The first wave of decisions interpreting the Supreme Court’s ruling in Kiobel continues to come down, and it’s a mixed bag. Perhaps most important is a terrible opinion by the Second Circuit Court of Appeals, the court that issued the original Kiobel ruling, in the apartheid litigation. Two other decisions, however, give some hope that many human rights cases under the Alien Tort Statute (ATS) may continue after Kiobel.
Rick and Michelle previously noted that the Sarei v. Rio Tinto and Al-Shimari v. CACI cases had been dismissed after Kiobel. The Second Circuit’s recent decision in Balintulo v. Daimler, which arises out of alleged corporate complicity in crimes of the South African apartheid regime, doesn’t dismiss the case, but it sends the case back to the district court and strongly suggests that the district court should dismiss it.
The Second Circuit – in an opinion written by Judge Cabranes, who wrote the original Kiobel ruling on corporate liability – interpreted the Supreme Court’s ruling to mean that ATS cases cannot proceed unless there is some wrongful conduct in the United States. This would overturn the seminal ATS decision, also issued by the Second Circuit back in 1980, in Filártiga v. Peña-Irala; that case involved torture in Paraguay, and the only connection to the United States was that the torturer was living here when he was sued.
But for weird reasons, the court did not actually dismiss the case. Instead, the opinion says that such a dismissal is available to the district court, and sends the case back to allow the district court to proceed. (Some news outlets reported that the case had been dismissed; that’s not true.)
This is technical, but this happened because the issue before the Second Circuit in this appeal was not the application of Kiobel, or extraterritoriality, but whether to issue a writ of mandamus to the district court on a different issue. The Court of Appeals denied the writ of mandamus because it said it could only issue that writ if there were no other options available, and that dismissal after Kiobel was available to the district court. This may well have been improper – courts are not supposed to use the denial of a writ of mandamus as an opportunity to interpret Supreme Court cases and issue important legal rulings. So the plaintiffs here will probably file a petition for rehearing to challenge this decision.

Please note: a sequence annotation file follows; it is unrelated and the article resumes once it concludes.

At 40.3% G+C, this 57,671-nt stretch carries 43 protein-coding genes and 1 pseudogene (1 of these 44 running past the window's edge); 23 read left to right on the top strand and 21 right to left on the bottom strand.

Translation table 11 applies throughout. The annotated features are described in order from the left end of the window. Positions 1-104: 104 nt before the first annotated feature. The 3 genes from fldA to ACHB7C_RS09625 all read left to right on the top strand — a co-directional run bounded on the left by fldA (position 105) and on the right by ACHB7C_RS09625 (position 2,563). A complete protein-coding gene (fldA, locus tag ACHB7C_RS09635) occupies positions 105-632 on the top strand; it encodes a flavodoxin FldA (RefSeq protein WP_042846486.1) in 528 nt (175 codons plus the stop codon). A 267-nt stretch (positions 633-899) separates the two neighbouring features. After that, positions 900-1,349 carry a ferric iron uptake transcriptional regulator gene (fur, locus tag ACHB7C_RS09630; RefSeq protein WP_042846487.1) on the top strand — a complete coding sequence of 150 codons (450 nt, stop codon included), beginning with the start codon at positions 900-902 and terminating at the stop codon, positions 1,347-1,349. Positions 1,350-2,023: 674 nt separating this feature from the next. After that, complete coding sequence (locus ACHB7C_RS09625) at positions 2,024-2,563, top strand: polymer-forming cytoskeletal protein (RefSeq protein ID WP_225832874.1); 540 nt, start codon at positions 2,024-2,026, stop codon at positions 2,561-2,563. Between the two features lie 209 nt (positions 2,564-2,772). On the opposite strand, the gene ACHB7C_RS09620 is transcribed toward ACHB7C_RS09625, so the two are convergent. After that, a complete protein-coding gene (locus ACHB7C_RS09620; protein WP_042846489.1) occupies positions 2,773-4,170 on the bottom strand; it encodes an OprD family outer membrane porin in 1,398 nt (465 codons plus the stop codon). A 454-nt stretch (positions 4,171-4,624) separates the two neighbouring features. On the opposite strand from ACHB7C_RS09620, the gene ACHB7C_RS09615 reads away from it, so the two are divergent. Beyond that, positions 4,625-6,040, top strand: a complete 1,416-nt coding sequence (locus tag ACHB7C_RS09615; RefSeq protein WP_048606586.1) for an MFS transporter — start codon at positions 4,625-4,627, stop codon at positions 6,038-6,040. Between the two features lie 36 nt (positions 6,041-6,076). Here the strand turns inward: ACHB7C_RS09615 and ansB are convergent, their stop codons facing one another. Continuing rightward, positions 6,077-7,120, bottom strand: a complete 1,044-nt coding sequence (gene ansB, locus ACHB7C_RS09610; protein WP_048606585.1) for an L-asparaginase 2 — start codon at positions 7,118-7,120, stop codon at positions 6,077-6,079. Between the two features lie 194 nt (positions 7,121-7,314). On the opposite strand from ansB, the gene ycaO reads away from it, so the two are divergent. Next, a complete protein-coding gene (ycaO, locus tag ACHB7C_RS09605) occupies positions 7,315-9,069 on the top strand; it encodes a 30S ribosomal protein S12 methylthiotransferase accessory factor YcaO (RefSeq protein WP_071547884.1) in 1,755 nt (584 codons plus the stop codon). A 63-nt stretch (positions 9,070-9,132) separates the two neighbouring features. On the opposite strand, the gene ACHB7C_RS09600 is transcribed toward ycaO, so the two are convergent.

It’s too soon to tell what the consensus will be about the meaning of Kiobel – and ultimately, the Supreme Court might need to take up another case to clarify it – but two recent decisions demonstrate that the ATS is still a valuable tool for justice and accountability.
In Sexual Minorities of Uganda (SMUG) v. Lively, a Massachusetts federal court allowed a case to proceed against prominent Ugandan anti-gay activist Scott Lively, who advocates the criminalization of sexual orientation and capital punishment for some same-sex acts. The judge ruled that the case, brought by the Center for Constitutional Rights (CCR), could proceed regardless of Kiobel because Lively is a U.S. citizen and because he took some acts in the United States.
A week later, in Ahmed v. Magan, a case brought by the Center for Justice and Accountability (CJA) on behalf of a law professor who was tortured in Somalia, the court awarded $15 million against a former Somali official now living in Ohio. In his August 20th decision, the judge rejected the application of Kiobel to the case, because the defendant was a permanent resident living in the United States, noting that the U.S. State Department has “stated its assessment that it is appropriate to give effect to the proposition that U.S. residents who enjoy the protections of U.S. law ordinarily should be subject to the jurisdiction of the courts.”
These decisions show that, at least for now, the door is not closed on using the ATS to gain justice for victims of heinous abuses. Indeed, last week CJA announced that it had filed a new ATS case against a U.S. citizen accused of torturing and killing leftist Chilean folk singer Victor Jara under the Pinochet regime.
ERI is also proceeding with our ATS case against Chiquita for funding paramilitary death squads in Colombia. In that case, the Eleventh Circuit Court of Appeals is now considering the effect of the Kiobel decision on the case. If the court follows the reasoning of the judges in the SMUG v. Lively and Ahmed v. Magan cases, our ATS claims against Chiquita should continue – and Chiquita won’t be the last corporation we sue for human rights abuses.